An abscess develops when bacteria are able to access the tooth’s pulp, creating an infection that can easily spread to the bone and possibly elsewhere in the body. Patients who have an abscess will notice significant discomfort. Pus—the byproducts of infection—may also be present, and the infection can create an odor, too.
The wisdom teeth are particularly susceptible to abscesses because of their location. It is very difficult to keep the rearmost portion of the jaw clear of bacteria, especially when the wisdom teeth are partially erupted.
It can also be difficult to detect smaller cavities in the wisdom teeth, so those cavities can spread, giving the bacteria access to the tooth’s pulp.
Modern humans no longer have much use for their wisdom teeth, and the jaw is too narrow to accommodate these large teeth in most patients. Consequently, many patients often turn to an oral surgeon to remove the wisdom teeth to prevent potentially serious dental problems like abscesses. This extraction often happens even if the patient is not experiencing symptoms.
Impacted wisdom teeth can be associated with other problems in addition to an increased risk of infection. The third molars can knock the other teeth out of alignment or damage neighboring teeth as they continue to attempt to emerge. They may also cause discomfort for the patient.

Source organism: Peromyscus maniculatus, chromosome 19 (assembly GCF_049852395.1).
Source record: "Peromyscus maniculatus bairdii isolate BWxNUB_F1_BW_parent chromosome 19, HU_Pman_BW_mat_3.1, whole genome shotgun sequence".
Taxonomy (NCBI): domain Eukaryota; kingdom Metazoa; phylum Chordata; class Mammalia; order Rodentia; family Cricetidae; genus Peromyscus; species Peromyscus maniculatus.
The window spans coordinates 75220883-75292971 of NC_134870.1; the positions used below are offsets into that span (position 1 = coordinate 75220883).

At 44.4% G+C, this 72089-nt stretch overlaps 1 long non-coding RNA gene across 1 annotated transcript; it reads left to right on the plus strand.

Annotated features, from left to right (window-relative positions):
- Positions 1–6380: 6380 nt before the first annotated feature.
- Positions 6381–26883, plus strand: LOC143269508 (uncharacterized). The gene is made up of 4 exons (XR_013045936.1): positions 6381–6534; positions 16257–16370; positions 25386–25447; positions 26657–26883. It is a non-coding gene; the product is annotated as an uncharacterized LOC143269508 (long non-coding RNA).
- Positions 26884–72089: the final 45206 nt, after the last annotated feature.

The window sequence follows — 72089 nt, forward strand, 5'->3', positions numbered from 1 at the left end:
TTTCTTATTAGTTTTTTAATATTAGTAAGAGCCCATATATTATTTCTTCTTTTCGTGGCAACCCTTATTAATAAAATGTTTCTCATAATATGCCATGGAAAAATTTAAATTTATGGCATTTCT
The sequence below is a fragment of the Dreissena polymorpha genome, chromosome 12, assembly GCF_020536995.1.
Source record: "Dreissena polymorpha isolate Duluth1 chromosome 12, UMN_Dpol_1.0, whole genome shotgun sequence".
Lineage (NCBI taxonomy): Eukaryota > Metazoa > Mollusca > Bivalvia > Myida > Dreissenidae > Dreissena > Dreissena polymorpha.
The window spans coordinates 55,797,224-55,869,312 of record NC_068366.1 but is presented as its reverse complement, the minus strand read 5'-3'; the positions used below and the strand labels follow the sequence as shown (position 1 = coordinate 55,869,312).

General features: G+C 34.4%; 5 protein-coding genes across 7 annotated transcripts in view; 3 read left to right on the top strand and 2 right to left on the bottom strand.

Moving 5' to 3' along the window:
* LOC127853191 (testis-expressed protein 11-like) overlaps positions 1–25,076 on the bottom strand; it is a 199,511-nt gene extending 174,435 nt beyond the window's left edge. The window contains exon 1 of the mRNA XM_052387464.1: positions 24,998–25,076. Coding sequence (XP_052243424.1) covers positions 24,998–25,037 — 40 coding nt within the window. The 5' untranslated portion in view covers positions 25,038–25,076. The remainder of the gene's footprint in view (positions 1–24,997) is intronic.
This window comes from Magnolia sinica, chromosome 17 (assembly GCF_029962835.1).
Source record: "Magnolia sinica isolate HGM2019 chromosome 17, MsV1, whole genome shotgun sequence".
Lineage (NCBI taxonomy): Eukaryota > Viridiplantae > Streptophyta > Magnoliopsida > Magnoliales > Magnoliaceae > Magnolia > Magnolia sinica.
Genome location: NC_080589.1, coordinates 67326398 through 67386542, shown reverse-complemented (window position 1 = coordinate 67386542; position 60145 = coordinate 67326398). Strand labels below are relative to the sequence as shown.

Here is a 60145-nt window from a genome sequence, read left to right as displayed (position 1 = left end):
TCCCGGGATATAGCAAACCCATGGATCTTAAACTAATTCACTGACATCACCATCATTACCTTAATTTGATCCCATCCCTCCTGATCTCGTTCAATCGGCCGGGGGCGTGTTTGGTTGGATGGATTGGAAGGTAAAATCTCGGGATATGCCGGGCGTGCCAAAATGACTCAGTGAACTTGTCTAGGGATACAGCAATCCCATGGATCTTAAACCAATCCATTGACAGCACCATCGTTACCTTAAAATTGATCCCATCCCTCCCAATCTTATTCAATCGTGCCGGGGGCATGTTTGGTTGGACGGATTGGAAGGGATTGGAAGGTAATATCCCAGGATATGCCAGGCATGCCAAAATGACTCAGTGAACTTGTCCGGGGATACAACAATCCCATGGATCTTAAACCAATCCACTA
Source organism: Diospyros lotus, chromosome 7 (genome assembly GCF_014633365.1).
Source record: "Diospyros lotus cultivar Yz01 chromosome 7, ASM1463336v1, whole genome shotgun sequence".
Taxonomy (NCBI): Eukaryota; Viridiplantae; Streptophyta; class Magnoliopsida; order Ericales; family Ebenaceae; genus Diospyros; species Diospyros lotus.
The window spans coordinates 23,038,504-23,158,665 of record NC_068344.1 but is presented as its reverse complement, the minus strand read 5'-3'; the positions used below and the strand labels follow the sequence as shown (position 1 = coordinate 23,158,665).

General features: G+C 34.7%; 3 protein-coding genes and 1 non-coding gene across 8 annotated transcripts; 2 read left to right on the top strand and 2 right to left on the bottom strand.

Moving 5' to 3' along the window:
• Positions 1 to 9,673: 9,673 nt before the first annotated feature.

It is easiest to remove the wisdom teeth before the patient turns 25 years old. In younger patients, the roots of the wisdom teeth are shorter and not as solidified in the bone. Additionally, younger patients tend to recover more quickly from the extraction procedure.
A wisdom tooth abscess can have serious consequences for your oral health. If you are showing signs of an abscess, don’t try to manage the problem yourself with over-the-counter painkillers. Contact our experienced team of oral surgeons to explore wisdom tooth extraction. If you still have your wisdom teeth, you may also want to consider extraction to reduce your chances of complications that can affect your oral health.